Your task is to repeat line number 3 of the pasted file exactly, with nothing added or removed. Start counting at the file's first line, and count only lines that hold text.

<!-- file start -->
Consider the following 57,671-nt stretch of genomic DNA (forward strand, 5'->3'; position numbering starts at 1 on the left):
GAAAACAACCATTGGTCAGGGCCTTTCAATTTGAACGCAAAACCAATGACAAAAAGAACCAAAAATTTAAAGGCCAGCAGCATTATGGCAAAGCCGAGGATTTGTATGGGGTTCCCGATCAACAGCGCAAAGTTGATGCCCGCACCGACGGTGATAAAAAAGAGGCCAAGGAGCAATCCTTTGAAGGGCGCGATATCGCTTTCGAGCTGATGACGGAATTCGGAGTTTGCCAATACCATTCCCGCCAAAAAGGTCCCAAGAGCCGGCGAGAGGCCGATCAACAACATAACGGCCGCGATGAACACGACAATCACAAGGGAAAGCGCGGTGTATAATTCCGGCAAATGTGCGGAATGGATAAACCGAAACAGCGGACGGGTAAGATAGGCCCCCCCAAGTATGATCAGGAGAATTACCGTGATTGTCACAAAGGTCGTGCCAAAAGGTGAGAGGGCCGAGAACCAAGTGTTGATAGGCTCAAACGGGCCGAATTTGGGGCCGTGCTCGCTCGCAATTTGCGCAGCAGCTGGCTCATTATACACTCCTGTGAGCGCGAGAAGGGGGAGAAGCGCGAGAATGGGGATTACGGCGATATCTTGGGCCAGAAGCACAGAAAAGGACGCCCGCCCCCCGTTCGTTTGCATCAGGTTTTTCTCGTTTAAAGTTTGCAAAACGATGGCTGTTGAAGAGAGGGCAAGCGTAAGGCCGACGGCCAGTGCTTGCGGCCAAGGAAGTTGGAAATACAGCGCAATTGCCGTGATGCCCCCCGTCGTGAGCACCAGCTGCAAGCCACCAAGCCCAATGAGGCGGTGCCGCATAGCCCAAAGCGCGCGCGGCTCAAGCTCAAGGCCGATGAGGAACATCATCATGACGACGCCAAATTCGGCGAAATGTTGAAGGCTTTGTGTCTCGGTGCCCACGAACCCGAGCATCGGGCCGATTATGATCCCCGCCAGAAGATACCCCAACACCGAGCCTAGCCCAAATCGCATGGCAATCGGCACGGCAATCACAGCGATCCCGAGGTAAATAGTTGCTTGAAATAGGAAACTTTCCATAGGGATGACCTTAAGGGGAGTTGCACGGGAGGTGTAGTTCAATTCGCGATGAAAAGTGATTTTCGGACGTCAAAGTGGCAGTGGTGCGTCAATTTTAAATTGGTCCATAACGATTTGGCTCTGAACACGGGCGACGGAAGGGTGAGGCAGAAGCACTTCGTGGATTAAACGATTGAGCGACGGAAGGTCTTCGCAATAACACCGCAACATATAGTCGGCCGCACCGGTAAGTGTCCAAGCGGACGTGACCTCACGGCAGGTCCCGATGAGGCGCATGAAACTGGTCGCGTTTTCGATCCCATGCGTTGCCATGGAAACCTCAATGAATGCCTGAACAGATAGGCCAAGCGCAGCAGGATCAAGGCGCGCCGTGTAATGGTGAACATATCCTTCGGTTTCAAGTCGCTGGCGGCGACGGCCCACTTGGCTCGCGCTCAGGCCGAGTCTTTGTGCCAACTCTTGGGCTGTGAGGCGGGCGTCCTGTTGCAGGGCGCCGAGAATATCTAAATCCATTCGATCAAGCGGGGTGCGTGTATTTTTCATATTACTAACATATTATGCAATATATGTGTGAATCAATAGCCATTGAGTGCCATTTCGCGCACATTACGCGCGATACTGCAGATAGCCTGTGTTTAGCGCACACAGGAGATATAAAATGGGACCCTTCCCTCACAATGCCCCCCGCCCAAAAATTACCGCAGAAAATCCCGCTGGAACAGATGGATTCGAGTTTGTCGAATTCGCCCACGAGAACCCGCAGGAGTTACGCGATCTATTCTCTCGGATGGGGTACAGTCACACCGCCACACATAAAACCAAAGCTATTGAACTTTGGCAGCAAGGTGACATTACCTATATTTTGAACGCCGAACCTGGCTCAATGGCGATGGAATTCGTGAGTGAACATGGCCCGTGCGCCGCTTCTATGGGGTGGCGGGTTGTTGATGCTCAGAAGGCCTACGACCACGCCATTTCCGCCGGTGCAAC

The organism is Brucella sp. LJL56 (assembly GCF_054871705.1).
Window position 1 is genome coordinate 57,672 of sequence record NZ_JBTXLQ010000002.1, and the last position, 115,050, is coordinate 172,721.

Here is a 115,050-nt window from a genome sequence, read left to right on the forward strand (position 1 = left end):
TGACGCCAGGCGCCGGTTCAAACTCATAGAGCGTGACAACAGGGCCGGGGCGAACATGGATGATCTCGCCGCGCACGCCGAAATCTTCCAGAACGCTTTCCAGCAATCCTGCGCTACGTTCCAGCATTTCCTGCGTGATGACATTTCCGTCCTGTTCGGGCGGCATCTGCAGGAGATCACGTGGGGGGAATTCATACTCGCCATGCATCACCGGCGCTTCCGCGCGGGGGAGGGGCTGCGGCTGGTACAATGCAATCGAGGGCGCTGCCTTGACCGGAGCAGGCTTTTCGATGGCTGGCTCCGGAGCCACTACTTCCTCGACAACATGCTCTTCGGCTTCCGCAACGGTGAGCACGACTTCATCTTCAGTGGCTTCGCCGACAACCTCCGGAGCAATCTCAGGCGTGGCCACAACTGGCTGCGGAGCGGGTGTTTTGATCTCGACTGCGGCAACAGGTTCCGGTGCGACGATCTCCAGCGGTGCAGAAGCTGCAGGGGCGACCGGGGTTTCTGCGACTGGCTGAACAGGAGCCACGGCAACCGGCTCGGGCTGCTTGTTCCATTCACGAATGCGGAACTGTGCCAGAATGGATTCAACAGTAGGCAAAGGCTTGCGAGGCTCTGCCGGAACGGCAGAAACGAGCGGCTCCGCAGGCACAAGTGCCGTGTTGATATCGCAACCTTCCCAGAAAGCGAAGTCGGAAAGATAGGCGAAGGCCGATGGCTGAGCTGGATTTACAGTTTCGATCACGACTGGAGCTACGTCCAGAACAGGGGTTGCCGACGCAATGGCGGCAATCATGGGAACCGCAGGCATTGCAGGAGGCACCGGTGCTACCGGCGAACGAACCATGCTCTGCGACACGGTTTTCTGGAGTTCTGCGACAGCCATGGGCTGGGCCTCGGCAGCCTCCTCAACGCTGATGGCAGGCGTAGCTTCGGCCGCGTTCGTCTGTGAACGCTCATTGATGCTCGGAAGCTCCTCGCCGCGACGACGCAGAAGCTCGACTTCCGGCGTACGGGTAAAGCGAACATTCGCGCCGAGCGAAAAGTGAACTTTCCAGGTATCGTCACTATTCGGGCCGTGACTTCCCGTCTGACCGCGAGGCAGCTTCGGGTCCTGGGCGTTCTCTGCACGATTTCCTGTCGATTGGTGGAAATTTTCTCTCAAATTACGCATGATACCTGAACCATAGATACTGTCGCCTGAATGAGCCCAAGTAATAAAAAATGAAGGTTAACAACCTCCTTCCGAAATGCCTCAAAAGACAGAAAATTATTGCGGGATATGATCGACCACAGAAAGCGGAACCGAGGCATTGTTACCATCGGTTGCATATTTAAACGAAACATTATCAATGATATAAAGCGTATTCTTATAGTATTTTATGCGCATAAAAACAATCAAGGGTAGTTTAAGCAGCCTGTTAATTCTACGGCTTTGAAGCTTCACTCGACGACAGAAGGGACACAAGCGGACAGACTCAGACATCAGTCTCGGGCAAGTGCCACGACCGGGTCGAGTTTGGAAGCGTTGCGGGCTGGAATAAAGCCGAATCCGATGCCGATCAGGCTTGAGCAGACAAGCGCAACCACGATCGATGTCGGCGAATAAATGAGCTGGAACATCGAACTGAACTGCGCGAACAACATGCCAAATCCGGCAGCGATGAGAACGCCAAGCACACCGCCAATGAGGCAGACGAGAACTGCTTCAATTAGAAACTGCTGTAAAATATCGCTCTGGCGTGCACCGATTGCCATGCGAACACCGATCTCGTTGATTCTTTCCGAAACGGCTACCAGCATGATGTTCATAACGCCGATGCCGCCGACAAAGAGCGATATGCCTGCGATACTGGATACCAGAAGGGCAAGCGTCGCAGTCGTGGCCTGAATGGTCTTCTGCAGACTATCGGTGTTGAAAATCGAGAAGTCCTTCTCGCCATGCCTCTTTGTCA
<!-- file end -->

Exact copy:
The organism is Brucella sp. LJL56 (assembly GCF_054871705.1).